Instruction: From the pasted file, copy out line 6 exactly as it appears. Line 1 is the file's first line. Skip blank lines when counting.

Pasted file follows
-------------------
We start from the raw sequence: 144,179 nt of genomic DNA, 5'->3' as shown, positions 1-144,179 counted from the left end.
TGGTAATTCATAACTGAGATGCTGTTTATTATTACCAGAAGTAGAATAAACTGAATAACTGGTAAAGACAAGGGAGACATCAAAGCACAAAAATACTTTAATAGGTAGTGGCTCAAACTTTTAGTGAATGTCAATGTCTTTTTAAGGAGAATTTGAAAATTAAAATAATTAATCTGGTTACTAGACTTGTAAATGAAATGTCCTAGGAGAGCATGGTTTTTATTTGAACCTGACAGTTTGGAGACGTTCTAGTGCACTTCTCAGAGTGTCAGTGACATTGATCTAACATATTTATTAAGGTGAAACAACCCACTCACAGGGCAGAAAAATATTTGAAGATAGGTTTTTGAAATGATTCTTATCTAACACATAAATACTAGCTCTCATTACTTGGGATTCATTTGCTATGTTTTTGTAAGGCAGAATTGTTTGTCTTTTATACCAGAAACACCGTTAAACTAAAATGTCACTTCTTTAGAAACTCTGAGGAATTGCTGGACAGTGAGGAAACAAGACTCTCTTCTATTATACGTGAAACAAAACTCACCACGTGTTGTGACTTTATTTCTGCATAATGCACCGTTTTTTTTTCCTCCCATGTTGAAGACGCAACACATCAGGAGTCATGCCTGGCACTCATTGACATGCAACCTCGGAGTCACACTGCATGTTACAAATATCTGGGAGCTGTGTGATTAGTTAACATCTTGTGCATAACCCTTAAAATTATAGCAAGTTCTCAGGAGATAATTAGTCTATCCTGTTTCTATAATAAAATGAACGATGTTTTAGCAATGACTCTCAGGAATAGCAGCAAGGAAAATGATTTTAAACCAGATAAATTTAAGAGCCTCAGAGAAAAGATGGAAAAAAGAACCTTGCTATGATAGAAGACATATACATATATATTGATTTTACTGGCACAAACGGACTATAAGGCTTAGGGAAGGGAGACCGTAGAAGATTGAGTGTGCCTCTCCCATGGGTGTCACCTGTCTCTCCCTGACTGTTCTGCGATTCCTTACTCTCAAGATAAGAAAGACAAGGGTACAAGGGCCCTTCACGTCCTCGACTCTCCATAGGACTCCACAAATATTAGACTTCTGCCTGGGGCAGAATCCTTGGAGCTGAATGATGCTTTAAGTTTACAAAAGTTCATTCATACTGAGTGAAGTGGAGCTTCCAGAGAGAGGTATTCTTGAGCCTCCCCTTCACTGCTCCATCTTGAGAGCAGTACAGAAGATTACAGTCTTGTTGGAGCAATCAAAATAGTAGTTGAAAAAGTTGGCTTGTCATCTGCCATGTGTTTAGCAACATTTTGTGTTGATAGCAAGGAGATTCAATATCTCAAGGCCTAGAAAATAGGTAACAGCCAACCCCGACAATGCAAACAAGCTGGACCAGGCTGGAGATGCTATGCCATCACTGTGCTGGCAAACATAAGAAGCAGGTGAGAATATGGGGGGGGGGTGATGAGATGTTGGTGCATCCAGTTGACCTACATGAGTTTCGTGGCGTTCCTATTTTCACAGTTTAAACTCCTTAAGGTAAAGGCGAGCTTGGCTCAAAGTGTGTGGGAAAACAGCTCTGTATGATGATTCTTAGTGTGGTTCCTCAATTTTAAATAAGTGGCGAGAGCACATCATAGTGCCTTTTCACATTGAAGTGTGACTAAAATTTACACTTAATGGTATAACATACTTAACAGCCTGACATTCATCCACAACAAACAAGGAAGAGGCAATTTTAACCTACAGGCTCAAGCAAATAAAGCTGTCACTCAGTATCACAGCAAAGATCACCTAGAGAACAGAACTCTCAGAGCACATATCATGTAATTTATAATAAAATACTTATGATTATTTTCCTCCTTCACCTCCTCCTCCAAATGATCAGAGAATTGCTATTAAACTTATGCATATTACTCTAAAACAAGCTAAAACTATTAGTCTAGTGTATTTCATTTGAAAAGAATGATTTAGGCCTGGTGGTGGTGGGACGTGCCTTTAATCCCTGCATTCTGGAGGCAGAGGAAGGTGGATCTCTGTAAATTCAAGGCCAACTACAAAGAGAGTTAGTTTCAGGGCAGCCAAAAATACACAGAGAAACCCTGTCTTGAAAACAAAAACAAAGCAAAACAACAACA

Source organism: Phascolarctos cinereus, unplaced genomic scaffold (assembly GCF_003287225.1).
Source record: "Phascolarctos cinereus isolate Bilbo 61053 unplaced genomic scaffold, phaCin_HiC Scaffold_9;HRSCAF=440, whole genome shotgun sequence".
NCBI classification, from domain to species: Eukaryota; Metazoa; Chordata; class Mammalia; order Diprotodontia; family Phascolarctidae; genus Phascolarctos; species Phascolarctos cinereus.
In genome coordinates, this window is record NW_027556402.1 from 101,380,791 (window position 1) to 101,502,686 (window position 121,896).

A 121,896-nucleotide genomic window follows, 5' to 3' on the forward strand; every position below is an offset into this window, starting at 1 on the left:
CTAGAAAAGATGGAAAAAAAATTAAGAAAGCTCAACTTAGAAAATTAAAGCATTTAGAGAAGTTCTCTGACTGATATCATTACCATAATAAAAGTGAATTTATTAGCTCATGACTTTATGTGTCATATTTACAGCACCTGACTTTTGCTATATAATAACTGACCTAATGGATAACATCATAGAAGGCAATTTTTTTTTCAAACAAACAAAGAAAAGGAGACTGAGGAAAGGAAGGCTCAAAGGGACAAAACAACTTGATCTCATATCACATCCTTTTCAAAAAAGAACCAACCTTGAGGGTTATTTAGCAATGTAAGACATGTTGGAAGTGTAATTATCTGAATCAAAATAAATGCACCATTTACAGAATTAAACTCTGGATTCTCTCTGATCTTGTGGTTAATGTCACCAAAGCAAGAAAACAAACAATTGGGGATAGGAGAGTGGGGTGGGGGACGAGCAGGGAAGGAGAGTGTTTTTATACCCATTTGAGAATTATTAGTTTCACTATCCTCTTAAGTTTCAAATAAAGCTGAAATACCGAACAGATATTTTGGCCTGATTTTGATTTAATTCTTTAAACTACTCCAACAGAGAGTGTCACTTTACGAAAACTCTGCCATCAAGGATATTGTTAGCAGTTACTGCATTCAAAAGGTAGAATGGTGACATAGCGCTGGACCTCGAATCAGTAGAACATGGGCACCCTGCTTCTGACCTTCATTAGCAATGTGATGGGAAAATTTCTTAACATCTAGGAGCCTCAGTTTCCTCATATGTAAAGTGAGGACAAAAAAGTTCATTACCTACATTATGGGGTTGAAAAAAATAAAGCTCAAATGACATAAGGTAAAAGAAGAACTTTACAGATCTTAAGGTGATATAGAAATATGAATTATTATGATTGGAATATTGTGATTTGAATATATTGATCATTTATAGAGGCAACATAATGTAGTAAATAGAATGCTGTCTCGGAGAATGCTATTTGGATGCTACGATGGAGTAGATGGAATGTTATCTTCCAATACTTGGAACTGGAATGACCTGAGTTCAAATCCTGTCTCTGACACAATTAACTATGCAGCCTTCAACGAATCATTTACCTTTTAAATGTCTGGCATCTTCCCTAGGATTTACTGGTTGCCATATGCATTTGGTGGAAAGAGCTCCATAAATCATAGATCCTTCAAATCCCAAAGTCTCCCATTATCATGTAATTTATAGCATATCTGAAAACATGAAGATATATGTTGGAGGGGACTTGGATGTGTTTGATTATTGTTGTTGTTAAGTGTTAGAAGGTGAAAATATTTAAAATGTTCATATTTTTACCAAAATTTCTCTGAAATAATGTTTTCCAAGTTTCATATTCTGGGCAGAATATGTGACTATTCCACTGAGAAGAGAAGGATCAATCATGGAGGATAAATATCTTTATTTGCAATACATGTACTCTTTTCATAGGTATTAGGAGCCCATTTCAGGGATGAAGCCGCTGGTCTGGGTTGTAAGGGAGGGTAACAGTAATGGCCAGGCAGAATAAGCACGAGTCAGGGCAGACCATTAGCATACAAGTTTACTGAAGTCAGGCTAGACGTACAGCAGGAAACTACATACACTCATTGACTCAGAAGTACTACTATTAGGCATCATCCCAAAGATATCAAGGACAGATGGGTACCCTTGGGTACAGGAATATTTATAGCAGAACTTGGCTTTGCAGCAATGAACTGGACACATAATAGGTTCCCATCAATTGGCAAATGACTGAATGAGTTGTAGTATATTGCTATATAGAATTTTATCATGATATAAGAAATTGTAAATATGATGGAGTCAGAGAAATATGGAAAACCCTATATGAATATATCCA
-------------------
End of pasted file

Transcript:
In genome coordinates, this window is record NW_027556402.1 from 101,380,791 (window position 1) to 101,502,686 (window position 121,896).